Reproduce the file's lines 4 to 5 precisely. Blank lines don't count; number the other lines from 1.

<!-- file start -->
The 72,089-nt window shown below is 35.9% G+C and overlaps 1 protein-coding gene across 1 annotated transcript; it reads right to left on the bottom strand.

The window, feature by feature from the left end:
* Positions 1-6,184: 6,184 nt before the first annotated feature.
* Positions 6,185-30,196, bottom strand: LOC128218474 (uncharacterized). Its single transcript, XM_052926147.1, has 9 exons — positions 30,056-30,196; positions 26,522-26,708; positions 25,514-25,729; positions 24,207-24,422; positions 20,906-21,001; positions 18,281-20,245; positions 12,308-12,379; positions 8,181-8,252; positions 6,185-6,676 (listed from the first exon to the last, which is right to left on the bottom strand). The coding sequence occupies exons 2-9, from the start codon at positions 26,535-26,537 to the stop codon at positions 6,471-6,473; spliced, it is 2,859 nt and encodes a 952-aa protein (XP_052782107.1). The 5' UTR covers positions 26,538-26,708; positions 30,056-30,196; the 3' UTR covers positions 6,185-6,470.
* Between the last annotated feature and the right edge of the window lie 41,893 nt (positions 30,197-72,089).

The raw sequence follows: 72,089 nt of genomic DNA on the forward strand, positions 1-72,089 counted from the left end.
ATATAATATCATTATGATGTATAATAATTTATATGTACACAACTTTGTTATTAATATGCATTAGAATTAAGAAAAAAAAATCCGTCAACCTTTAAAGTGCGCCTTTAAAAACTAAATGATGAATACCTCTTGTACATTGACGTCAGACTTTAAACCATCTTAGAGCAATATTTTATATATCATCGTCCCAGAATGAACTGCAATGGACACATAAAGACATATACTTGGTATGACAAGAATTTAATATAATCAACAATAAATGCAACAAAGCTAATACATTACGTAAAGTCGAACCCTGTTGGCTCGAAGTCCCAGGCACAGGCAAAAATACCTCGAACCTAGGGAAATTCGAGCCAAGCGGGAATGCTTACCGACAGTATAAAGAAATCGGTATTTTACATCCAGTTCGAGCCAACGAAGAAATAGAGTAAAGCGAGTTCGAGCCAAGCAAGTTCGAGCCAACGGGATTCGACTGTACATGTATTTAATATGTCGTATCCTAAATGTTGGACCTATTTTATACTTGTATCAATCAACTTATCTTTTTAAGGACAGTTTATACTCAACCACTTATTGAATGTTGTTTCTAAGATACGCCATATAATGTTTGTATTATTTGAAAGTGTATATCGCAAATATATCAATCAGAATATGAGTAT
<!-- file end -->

* Positions 6,185-30,196, bottom strand: LOC128218474 (uncharacterized). Its single transcript, XM_052926147.1, has 9 exons — positions 30,056-30,196; positions 26,522-26,708; positions 25,514-25,729; positions 24,207-24,422; positions 20,906-21,001; positions 18,281-20,245; positions 12,308-12,379; positions 8,181-8,252; positions 6,185-6,676 (listed from the first exon to the last, which is right to left on the bottom strand). The coding sequence occupies exons 2-9, from the start codon at positions 26,535-26,537 to the stop codon at positions 6,471-6,473; spliced, it is 2,859 nt and encodes a 952-aa protein (XP_052782107.1). The 5' UTR covers positions 26,538-26,708; positions 30,056-30,196; the 3' UTR covers positions 6,185-6,470.
* Between the last annotated feature and the right edge of the window lie 41,893 nt (positions 30,197-72,089).